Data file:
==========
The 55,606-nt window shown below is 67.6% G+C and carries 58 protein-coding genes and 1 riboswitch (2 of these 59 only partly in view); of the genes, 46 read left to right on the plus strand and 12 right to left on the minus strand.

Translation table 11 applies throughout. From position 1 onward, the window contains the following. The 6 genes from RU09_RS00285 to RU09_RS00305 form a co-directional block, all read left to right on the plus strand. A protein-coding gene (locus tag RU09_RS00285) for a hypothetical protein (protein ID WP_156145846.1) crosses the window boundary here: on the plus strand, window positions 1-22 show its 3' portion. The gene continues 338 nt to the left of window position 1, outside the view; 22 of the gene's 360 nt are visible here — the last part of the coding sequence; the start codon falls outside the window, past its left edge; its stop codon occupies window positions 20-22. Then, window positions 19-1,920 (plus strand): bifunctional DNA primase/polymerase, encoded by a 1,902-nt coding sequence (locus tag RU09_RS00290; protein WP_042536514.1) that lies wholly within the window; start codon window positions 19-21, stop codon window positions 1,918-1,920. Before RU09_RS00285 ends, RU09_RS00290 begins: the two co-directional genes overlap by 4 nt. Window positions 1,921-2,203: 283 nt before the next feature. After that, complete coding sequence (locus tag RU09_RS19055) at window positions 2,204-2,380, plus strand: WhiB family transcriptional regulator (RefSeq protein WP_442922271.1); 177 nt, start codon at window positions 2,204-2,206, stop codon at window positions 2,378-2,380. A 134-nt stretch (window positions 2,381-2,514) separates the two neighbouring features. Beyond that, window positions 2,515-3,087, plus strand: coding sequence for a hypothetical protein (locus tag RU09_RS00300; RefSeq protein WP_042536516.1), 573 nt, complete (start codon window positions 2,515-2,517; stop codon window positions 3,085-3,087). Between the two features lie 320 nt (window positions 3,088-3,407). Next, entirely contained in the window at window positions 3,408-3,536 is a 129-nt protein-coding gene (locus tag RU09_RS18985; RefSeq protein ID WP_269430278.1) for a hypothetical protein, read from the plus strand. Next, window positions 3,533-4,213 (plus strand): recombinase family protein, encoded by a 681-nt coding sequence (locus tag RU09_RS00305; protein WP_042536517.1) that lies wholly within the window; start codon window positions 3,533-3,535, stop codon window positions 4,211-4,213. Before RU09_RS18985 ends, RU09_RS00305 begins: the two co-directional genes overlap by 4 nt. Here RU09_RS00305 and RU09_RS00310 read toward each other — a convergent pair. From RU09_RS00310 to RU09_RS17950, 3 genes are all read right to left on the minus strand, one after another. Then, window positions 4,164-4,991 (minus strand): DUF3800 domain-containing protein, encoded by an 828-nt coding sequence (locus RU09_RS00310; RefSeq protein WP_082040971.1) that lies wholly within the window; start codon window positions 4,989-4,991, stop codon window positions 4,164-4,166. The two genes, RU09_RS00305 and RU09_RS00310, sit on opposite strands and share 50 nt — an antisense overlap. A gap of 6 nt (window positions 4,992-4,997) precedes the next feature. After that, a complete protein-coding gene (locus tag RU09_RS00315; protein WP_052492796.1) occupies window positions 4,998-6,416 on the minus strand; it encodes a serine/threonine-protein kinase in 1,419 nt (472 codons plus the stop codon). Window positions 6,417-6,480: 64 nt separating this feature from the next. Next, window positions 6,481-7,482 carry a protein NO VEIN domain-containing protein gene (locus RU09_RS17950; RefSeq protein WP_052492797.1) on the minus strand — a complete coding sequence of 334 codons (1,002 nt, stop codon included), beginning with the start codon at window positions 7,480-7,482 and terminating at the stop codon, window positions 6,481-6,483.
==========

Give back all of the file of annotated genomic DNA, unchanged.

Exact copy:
The 55,606-nt window shown below is 67.6% G+C and carries 58 protein-coding genes and 1 riboswitch (2 of these 59 only partly in view); of the genes, 46 read left to right on the plus strand and 12 right to left on the minus strand.

Translation table 11 applies throughout. From position 1 onward, the window contains the following. The 6 genes from RU09_RS00285 to RU09_RS00305 form a co-directional block, all read left to right on the plus strand. A protein-coding gene (locus tag RU09_RS00285) for a hypothetical protein (protein ID WP_156145846.1) crosses the window boundary here: on the plus strand, window positions 1-22 show its 3' portion. The gene continues 338 nt to the left of window position 1, outside the view; 22 of the gene's 360 nt are visible here — the last part of the coding sequence; the start codon falls outside the window, past its left edge; its stop codon occupies window positions 20-22. Then, window positions 19-1,920 (plus strand): bifunctional DNA primase/polymerase, encoded by a 1,902-nt coding sequence (locus tag RU09_RS00290; protein WP_042536514.1) that lies wholly within the window; start codon window positions 19-21, stop codon window positions 1,918-1,920. Before RU09_RS00285 ends, RU09_RS00290 begins: the two co-directional genes overlap by 4 nt. Window positions 1,921-2,203: 283 nt before the next feature. After that, complete coding sequence (locus tag RU09_RS19055) at window positions 2,204-2,380, plus strand: WhiB family transcriptional regulator (RefSeq protein WP_442922271.1); 177 nt, start codon at window positions 2,204-2,206, stop codon at window positions 2,378-2,380. A 134-nt stretch (window positions 2,381-2,514) separates the two neighbouring features. Beyond that, window positions 2,515-3,087, plus strand: coding sequence for a hypothetical protein (locus tag RU09_RS00300; RefSeq protein WP_042536516.1), 573 nt, complete (start codon window positions 2,515-2,517; stop codon window positions 3,085-3,087). Between the two features lie 320 nt (window positions 3,088-3,407). Next, entirely contained in the window at window positions 3,408-3,536 is a 129-nt protein-coding gene (locus tag RU09_RS18985; RefSeq protein ID WP_269430278.1) for a hypothetical protein, read from the plus strand. Next, window positions 3,533-4,213 (plus strand): recombinase family protein, encoded by a 681-nt coding sequence (locus tag RU09_RS00305; protein WP_042536517.1) that lies wholly within the window; start codon window positions 3,533-3,535, stop codon window positions 4,211-4,213. Before RU09_RS18985 ends, RU09_RS00305 begins: the two co-directional genes overlap by 4 nt. Here RU09_RS00305 and RU09_RS00310 read toward each other — a convergent pair. From RU09_RS00310 to RU09_RS17950, 3 genes are all read right to left on the minus strand, one after another. Then, window positions 4,164-4,991 (minus strand): DUF3800 domain-containing protein, encoded by an 828-nt coding sequence (locus RU09_RS00310; RefSeq protein WP_082040971.1) that lies wholly within the window; start codon window positions 4,989-4,991, stop codon window positions 4,164-4,166. The two genes, RU09_RS00305 and RU09_RS00310, sit on opposite strands and share 50 nt — an antisense overlap. A gap of 6 nt (window positions 4,992-4,997) precedes the next feature. After that, a complete protein-coding gene (locus tag RU09_RS00315; protein WP_052492796.1) occupies window positions 4,998-6,416 on the minus strand; it encodes a serine/threonine-protein kinase in 1,419 nt (472 codons plus the stop codon). Window positions 6,417-6,480: 64 nt separating this feature from the next. Next, window positions 6,481-7,482 carry a protein NO VEIN domain-containing protein gene (locus RU09_RS17950; RefSeq protein WP_052492797.1) on the minus strand — a complete coding sequence of 334 codons (1,002 nt, stop codon included), beginning with the start codon at window positions 7,480-7,482 and terminating at the stop codon, window positions 6,481-6,483.